back in 2009. Clements, a poker pro from Mount Vernon, WA added
$129,235 to his poker bankroll for finishing 4th. His career WSOP earnings now total nearly $2.5 million.
Fifth Place: Ken Aldridge, known as “Yellow Jacket” buzzed away with 5th-place
prize money, amounting to $97,122. Aldridge, a 67-year-old former
school teacher turned part-time semi-pro from North Carolina, won his
gold bracelet in a Six-Handed NLHE event back in 2009. This was
Aldridge’s best finish since that victory, which moves him over $600,000
in winnings here in Las Vegas.
Sixth Place: Anthony Zinno, an attorney from Boston, MA finished in 6th
place. He enjoyed his best showing at the series following four deep
runs in WSOP Circuit events. Zinno, making his first cash here in 2015,
pocketed $74,262 in prize money.
Mike Wattel was one of four gold bracelet winners at the final
table. He won his title back in 1999, in this same game. Wattel couldn’t
establish any momentum during the finale, and went out with $57,748 in
prize money, which makes for nearly $2 million in career winnings at the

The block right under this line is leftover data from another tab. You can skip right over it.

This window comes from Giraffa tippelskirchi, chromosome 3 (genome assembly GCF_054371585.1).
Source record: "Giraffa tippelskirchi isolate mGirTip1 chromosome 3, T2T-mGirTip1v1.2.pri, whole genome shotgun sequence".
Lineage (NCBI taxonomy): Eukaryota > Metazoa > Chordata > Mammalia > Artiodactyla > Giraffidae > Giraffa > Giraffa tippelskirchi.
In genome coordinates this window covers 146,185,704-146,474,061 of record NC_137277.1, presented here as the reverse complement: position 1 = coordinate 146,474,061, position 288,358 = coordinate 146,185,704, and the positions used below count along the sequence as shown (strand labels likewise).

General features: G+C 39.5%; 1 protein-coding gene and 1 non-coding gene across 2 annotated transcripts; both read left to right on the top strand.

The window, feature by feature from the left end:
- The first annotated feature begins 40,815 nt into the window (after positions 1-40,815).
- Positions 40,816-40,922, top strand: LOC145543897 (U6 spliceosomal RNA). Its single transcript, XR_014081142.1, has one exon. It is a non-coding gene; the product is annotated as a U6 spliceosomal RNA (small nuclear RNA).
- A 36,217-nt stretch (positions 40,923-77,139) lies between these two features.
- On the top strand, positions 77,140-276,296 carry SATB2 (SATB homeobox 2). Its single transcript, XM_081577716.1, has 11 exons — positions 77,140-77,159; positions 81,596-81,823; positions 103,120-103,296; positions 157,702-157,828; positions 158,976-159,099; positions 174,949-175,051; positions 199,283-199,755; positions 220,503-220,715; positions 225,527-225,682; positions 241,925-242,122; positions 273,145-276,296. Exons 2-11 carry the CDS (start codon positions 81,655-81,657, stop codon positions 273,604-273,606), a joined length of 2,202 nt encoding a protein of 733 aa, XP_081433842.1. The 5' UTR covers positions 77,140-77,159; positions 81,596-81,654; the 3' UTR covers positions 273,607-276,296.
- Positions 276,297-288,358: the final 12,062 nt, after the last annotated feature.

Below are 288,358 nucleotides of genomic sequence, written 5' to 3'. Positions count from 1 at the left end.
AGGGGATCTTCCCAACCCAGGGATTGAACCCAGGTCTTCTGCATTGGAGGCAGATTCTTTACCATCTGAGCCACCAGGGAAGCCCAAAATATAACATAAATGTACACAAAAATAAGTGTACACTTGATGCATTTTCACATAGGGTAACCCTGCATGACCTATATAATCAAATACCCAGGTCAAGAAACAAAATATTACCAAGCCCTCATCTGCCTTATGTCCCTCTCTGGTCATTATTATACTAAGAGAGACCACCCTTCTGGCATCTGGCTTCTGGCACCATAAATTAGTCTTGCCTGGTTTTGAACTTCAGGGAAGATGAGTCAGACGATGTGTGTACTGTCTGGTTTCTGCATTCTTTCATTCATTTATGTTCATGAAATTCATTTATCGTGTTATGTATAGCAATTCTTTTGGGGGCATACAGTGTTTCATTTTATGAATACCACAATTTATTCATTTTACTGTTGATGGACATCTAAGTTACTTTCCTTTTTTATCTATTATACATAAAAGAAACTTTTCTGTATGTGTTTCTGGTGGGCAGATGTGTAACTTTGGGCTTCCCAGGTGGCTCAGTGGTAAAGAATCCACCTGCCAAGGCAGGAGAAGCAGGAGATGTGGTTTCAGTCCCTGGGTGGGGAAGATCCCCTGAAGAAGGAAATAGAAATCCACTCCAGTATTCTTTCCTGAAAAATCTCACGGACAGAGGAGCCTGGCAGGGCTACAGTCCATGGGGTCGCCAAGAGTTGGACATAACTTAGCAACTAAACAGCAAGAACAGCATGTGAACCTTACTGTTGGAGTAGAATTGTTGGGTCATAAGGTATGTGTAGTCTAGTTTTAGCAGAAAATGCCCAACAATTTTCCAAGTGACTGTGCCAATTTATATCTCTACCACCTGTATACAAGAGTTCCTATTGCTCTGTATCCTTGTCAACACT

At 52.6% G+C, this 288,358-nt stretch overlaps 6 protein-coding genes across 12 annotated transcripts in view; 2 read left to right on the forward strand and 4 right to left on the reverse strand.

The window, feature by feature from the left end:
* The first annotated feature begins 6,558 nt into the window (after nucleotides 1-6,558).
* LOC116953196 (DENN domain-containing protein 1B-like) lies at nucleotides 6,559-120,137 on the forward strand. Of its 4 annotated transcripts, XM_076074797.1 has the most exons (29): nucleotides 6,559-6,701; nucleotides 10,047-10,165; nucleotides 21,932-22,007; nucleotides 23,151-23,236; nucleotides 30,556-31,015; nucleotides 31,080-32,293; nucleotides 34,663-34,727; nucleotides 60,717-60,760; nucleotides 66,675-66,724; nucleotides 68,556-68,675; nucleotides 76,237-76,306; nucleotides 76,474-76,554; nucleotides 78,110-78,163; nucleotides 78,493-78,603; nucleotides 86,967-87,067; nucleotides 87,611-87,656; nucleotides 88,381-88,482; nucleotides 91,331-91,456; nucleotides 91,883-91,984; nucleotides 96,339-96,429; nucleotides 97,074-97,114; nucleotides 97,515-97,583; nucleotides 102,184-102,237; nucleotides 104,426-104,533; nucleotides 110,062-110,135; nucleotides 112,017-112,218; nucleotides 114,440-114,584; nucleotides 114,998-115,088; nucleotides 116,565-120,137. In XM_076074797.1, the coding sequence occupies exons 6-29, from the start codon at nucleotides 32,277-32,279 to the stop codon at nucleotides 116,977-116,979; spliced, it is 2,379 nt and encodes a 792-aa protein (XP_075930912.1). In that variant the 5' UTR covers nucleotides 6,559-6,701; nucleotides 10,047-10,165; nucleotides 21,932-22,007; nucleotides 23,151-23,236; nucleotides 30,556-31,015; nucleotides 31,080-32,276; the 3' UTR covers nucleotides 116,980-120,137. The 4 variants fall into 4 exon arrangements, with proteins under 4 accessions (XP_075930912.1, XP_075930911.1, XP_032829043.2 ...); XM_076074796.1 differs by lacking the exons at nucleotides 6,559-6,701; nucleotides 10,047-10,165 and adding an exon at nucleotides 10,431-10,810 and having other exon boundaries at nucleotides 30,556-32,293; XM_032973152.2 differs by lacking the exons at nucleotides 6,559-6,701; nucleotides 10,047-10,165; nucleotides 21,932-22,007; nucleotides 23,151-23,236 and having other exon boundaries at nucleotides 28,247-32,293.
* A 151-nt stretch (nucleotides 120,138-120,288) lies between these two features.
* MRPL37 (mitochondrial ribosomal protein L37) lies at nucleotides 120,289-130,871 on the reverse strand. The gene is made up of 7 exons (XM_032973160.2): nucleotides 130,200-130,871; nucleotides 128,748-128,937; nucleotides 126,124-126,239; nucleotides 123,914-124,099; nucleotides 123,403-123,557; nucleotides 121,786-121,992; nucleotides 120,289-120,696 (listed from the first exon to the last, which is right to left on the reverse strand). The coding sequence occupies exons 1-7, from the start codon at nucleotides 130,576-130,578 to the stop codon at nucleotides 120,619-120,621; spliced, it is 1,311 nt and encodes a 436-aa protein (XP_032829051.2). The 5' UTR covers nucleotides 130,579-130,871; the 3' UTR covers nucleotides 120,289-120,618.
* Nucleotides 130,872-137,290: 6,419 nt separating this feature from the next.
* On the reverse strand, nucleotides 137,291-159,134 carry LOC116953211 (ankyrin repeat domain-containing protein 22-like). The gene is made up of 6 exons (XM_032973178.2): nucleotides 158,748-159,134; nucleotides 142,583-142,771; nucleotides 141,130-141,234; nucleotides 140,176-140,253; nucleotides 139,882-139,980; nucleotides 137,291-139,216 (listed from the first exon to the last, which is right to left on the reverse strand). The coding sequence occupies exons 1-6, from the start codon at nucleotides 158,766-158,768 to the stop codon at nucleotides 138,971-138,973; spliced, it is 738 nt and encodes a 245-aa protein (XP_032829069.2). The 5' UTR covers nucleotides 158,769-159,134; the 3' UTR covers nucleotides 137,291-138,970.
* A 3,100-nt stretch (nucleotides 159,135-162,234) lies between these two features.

WSOP. Wattel, a longtime poker pro from the Phoenix area has been
playing as a pro for nearly 25 years. This was his 39th in-the-money finish.
Eighth Place: Tobias Hausen, from Ockfen, Germany finished in 8th place. His best WSOP showing was worth $45,661.
Ninth Place: Gold bracelet winner and former November Niner Jeremy Ausmus finished in 9th place, on the crest of the final table. The 2012 Main Event finalists who finished 5th
padded his bankroll with another $36,668 in prize money. This makes for
32 career cashes since 2010, and $3.5 million in career WSOP
earnings. Ausmus is 35-years-old and lives in Las Vegas.
OTHER IN-THE-MONEY FINISHERS:
Other players who cashed in this event aside from those who made the final table included – Joe Cassidy (11th), Gary Benson (16th), Eli Elezra (17th), and Erik Seidel (18th).
Omaha High-Low specialist “Prince of Docness” (that’s his real name) cashed in this event, finishing 180h. All six of the Prince’s cashes have been in Omaha-related events.
Half of the players who finished in the money, half -- 9 out of 18 -- had won gold bracelets in the past.
Written by Nolan Dalla (WSOP Media Staff)